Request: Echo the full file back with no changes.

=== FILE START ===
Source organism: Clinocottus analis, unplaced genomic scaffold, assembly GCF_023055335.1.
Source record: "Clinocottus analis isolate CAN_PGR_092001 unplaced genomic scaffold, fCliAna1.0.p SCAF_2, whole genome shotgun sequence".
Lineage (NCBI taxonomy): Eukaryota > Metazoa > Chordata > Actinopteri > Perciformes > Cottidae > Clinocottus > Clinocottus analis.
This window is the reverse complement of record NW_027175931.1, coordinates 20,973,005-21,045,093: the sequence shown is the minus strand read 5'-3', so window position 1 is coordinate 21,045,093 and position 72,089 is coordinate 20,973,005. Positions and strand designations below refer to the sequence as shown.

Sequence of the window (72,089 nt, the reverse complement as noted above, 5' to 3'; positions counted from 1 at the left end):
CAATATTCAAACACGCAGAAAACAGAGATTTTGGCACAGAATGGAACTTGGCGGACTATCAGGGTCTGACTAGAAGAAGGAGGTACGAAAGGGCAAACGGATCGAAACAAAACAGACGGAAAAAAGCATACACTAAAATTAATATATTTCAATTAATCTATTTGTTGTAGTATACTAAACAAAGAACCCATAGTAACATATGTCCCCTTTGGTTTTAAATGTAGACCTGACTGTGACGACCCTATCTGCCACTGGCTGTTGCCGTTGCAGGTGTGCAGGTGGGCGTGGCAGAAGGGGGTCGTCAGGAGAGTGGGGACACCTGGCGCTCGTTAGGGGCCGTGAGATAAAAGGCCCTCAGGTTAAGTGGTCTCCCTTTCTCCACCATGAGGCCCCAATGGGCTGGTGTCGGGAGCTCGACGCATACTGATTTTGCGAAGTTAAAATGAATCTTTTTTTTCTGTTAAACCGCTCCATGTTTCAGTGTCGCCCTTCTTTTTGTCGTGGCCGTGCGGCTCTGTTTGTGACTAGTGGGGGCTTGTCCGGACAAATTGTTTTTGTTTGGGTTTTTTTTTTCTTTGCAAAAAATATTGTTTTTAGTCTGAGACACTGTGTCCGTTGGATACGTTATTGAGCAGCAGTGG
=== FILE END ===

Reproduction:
Source organism: Clinocottus analis, unplaced genomic scaffold, assembly GCF_023055335.1.
Source record: "Clinocottus analis isolate CAN_PGR_092001 unplaced genomic scaffold, fCliAna1.0.p SCAF_2, whole genome shotgun sequence".
Lineage (NCBI taxonomy): Eukaryota > Metazoa > Chordata > Actinopteri > Perciformes > Cottidae > Clinocottus > Clinocottus analis.
This window is the reverse complement of record NW_027175931.1, coordinates 20,973,005-21,045,093: the sequence shown is the minus strand read 5'-3', so window position 1 is coordinate 21,045,093 and position 72,089 is coordinate 20,973,005. Positions and strand designations below refer to the sequence as shown.

Sequence of the window (72,089 nt, the reverse complement as noted above, 5' to 3'; positions counted from 1 at the left end):
CAATATTCAAACACGCAGAAAACAGAGATTTTGGCACAGAATGGAACTTGGCGGACTATCAGGGTCTGACTAGAAGAAGGAGGTACGAAAGGGCAAACGGATCGAAACAAAACAGACGGAAAAAAGCATACACTAAAATTAATATATTTCAATTAATCTATTTGTTGTAGTATACTAAACAAAGAACCCATAGTAACATATGTCCCCTTTGGTTTTAAATGTAGACCTGACTGTGACGACCCTATCTGCCACTGGCTGTTGCCGTTGCAGGTGTGCAGGTGGGCGTGGCAGAAGGGGGTCGTCAGGAGAGTGGGGACACCTGGCGCTCGTTAGGGGCCGTGAGATAAAAGGCCCTCAGGTTAAGTGGTCTCCCTTTCTCCACCATGAGGCCCCAATGGGCTGGTGTCGGGAGCTCGACGCATACTGATTTTGCGAAGTTAAAATGAATCTTTTTTTTCTGTTAAACCGCTCCATGTTTCAGTGTCGCCCTTCTTTTTGTCGTGGCCGTGCGGCTCTGTTTGTGACTAGTGGGGGCTTGTCCGGACAAATTGTTTTTGTTTGGGTTTTTTTTTTCTTTGCAAAAAATATTGTTTTTAGTCTGAGACACTGTGTCCGTTGGATACGTTATTGAGCAGCAGTGG